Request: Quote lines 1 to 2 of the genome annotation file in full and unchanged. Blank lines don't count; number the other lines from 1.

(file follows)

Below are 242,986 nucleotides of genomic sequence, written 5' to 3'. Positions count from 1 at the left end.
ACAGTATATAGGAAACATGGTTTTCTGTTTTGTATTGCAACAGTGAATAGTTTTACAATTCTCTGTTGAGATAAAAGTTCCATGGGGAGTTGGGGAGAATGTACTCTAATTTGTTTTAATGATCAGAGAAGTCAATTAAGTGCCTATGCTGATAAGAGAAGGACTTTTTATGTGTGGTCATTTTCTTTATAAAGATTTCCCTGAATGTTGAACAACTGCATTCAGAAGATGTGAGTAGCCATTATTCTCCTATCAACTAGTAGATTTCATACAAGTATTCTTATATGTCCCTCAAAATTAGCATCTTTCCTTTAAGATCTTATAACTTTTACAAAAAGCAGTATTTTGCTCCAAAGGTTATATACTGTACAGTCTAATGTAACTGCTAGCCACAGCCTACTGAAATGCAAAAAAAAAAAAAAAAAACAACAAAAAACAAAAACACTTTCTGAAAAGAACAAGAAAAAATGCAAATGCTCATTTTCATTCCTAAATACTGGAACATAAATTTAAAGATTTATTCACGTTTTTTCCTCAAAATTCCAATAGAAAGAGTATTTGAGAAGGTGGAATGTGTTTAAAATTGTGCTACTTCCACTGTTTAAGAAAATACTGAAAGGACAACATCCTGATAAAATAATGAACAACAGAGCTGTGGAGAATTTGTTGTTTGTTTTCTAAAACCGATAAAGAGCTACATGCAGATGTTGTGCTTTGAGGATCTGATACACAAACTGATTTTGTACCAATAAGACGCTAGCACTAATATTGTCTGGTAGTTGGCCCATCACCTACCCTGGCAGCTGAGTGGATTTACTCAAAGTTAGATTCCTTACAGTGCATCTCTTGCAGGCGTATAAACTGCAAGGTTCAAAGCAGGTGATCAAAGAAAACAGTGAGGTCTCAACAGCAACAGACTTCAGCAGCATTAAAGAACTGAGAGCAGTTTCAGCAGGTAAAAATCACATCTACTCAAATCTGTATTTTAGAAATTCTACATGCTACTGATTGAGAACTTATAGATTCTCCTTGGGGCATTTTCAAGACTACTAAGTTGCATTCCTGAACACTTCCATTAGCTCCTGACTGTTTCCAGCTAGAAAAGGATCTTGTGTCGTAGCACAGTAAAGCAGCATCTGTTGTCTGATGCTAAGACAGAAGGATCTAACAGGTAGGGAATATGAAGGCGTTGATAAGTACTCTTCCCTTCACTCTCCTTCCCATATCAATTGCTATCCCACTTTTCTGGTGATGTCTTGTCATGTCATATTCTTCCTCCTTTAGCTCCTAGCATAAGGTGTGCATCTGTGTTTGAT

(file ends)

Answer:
Below are 242,986 nucleotides of genomic sequence, written 5' to 3'. Positions count from 1 at the left end.
ACAGTATATAGGAAACATGGTTTTCTGTTTTGTATTGCAACAGTGAATAGTTTTACAATTCTCTGTTGAGATAAAAGTTCCATGGGGAGTTGGGGAGAATGTACTCTAATTTGTTTTAATGATCAGAGAAGTCAATTAAGTGCCTATGCTGATAAGAGAAGGACTTTTTATGTGTGGTCATTTTCTTTATAAAGATTTCCCTGAATGTTGAACAACTGCATTCAGAAGATGTGAGTAGCCATTATTCTCCTATCAACTAGTAGATTTCATACAAGTATTCTTATATGTCCCTCAAAATTAGCATCTTTCCTTTAAGATCTTATAACTTTTACAAAAAGCAGTATTTTGCTCCAAAGGTTATATACTGTACAGTCTAATGTAACTGCTAGCCACAGCCTACTGAAATGCAAAAAAAAAAAAAAAAAACAACAAAAAACAAAAACACTTTCTGAAAAGAACAAGAAAAAATGCAAATGCTCATTTTCATTCCTAAATACTGGAACATAAATTTAAAGATTTATTCACGTTTTTTCCTCAAAATTCCAATAGAAAGAGTATTTGAGAAGGTGGAATGTGTTTAAAATTGTGCTACTTCCACTGTTTAAGAAAATACTGAAAGGACAACATCCTGATAAAATAATGAACAACAGAGCTGTGGAGAATTTGTTGTTTGTTTTCTAAAACCGATAAAGAGCTACATGCAGATGTTGTGCTTTGAGGATCTGATACACAAACTGATTTTGTACCAATAAGACGCTAGCACTAATATTGTCTGGTAGTTGGCCCATCACCTACCCTGGCAGCTGAGTGGATTTACTCAAAGTTAGATTCCTTACAGTGCATCTCTTGCAGGCGTATAAACTGCAAGGTTCAAAGCAGGTGATCAAAGAAAACAGTGAGGTCTCAACAGCAACAGACTTCAGCAGCATTAAAGAACTGAGAGCAGTTTCAGCAGGTAAAAATCACATCTACTCAAATCTGTATTTTAGAAATTCTACATGCTACTGATTGAGAACTTATAGATTCTCCTTGGGGCATTTTCAAGACTACTAAGTTGCATTCCTGAACACTTCCATTAGCTCCTGACTGTTTCCAGCTAGAAAAGGATCTTGTGTCGTAGCACAGTAAAGCAGCATCTGTTGTCTGATGCTAAGACAGAAGGATCTAACAGGTAGGGAATATGAAGGCGTTGATAAGTACTCTTCCCTTCACTCTCCTTCCCATATCAATTGCTATCCCACTTTTCTGGTGATGTCTTGTCATGTCATATTCTTCCTCCTTTAGCTCCTAGCATAAGGTGTGCATCTGTGTTTGAT